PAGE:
Forgotten sequence of Space Shuttle Challenger pictures revive memories of the 1986 disaster

by Rachel Baker on January 28, 2014

Twenty-eight years ago today, the Challenger blew up over Florida. In light of this anniversary, National Geographic has put up a couple of stories (and then taken one of them down).

This first article was originally published on National Geographic, but its no longer available. Here’s the article and the pictures from another place on the web.

Instead,, posted 5 myths about the Challenger accident (at the bottom – the second link).

RUMMAGING through old boxes after the recent death of his grandmother, Michael Hindes stumbled across a pile of old space shuttle pictures. As he flipped through them, he saw the launch, its lift-off – then an unforgettable plume of white smoke.

He had found an extraordinary record of the tragic Space Shuttle Challenger disaster of January 28, 1986, when the NASA craft broke apart 73 seconds into its flight – killing its seven crew members.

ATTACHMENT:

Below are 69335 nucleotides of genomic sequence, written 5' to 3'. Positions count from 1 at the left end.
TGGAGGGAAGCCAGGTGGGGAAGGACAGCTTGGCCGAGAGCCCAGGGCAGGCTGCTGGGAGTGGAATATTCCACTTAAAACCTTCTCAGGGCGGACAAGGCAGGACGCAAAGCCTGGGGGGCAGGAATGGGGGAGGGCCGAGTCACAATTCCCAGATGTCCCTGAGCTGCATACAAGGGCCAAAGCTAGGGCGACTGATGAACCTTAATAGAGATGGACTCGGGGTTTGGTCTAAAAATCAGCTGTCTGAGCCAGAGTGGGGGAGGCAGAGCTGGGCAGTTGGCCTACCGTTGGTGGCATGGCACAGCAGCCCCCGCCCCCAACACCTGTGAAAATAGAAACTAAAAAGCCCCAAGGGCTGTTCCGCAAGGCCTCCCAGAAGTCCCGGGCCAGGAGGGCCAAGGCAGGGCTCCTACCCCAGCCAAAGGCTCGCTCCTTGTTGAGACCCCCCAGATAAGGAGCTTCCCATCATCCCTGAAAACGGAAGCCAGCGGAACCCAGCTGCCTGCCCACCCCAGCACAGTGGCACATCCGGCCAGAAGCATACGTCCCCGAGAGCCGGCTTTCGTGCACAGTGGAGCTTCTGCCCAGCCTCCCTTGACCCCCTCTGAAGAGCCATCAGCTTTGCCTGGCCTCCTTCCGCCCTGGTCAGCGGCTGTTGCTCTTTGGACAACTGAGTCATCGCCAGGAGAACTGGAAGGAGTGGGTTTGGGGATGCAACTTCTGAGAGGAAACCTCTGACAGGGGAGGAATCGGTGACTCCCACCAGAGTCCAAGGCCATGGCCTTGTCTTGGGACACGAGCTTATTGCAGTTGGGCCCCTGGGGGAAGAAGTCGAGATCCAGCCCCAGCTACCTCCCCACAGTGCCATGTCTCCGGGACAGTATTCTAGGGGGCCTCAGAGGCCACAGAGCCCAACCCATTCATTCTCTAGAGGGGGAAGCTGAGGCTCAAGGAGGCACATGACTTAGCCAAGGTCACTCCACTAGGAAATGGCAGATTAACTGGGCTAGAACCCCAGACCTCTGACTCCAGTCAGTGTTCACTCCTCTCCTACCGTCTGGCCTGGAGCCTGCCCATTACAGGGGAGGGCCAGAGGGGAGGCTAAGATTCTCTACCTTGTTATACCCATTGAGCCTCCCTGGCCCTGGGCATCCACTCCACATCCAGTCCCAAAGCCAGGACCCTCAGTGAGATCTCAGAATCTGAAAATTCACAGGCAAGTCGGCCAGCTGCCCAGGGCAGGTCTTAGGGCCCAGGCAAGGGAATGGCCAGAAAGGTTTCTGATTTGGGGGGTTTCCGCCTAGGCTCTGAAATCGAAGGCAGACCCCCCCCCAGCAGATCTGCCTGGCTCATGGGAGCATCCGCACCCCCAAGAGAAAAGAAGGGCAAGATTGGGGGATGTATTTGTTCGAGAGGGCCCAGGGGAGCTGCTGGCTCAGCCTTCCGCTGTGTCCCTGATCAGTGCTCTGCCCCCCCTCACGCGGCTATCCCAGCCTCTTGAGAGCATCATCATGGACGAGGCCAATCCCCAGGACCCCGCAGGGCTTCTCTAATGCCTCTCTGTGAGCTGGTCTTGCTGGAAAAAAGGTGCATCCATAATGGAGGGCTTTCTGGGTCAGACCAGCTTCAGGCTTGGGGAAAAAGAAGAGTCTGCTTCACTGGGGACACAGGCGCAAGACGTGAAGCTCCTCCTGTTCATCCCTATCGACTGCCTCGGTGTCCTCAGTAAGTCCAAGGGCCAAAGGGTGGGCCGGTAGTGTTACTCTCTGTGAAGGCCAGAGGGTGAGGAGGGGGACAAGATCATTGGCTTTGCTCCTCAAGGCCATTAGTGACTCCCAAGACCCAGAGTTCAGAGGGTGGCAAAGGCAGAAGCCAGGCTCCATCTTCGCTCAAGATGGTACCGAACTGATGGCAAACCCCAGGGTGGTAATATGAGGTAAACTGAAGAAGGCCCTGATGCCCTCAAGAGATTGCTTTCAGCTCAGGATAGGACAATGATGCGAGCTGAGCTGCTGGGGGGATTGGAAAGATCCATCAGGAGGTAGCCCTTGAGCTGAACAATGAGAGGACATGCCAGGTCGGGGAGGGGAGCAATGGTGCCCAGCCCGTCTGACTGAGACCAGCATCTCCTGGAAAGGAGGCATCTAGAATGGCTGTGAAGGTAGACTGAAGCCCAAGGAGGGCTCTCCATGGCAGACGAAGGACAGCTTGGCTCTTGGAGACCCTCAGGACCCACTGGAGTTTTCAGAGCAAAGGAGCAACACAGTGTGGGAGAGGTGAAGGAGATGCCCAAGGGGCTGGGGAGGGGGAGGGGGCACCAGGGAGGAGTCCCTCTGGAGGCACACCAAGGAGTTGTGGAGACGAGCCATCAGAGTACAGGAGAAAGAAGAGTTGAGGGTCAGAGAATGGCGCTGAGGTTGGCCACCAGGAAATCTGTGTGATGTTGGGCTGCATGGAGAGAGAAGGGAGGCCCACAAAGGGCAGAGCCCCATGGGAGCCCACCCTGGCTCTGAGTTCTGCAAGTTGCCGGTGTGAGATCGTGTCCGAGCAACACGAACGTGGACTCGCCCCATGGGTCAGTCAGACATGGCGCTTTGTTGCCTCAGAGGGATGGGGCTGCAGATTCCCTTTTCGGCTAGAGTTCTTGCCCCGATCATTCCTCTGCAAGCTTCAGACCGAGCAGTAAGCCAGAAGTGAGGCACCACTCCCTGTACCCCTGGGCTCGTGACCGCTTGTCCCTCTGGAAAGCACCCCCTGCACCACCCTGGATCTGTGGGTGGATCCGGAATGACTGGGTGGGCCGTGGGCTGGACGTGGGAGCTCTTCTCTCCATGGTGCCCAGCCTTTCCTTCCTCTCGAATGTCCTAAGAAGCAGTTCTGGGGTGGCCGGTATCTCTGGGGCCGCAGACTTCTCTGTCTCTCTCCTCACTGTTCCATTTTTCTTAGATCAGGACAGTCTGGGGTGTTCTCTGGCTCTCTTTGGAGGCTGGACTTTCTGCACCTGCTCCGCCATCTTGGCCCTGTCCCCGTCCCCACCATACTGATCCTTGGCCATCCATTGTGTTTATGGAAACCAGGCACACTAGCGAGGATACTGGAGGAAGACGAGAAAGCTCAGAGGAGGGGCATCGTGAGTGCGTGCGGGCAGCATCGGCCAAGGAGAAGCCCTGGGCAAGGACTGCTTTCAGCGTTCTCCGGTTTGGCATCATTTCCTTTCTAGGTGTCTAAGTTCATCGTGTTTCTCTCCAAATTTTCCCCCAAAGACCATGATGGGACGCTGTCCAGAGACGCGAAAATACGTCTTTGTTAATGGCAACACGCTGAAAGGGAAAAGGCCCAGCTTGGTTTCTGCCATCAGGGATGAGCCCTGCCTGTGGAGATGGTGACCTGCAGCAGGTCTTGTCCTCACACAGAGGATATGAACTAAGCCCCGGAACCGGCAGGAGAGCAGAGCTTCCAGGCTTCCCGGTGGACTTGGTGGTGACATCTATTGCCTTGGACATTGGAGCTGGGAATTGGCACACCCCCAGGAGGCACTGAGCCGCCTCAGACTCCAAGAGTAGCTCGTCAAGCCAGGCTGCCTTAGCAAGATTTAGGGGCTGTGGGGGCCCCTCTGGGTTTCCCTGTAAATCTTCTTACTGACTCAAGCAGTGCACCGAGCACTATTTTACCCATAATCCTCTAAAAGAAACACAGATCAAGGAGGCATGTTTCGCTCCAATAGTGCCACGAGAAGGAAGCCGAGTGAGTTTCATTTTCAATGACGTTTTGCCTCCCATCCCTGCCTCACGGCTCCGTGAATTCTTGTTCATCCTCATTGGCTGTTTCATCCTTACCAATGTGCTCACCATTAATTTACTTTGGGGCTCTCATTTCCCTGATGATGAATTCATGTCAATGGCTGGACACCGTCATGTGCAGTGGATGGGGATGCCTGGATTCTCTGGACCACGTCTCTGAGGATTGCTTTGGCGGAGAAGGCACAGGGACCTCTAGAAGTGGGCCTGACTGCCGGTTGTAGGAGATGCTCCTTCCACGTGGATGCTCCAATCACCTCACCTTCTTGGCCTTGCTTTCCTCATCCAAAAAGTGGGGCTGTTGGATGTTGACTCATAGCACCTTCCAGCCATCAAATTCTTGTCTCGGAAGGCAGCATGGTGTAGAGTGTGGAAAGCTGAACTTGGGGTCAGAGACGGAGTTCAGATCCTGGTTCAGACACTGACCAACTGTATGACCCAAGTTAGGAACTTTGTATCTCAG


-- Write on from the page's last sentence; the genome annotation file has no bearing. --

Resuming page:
Mr Hindes’ grandfather, Bill Rendle, had worked as a contractor for NASA. But this piece of forgotten history was only uncovered as he looked through old boxes for pictures to display at the memorial for his grandmother in Massachusetts.

“We were just taking turns and I got to the bottom of one box and found in a Ziploc bag these photos, and it looked like Cape Canaveral,” he told Arizona news service KTAR.

“I looked closer and I could see there was a shuttle on the launch pad … As I go through them, I’m watching the shuttle go up, and up, and up.

“Then I see that iconic cloud.”

As he flipped, he saw more and more of the extraordinary sequence of events that shocked the world 28 years ago. The photographer had kept on the job as the debris plummeted earthward.

Check out the remainder of the article here:

5 Myths of Challenger Shuttle Disaster Debunked

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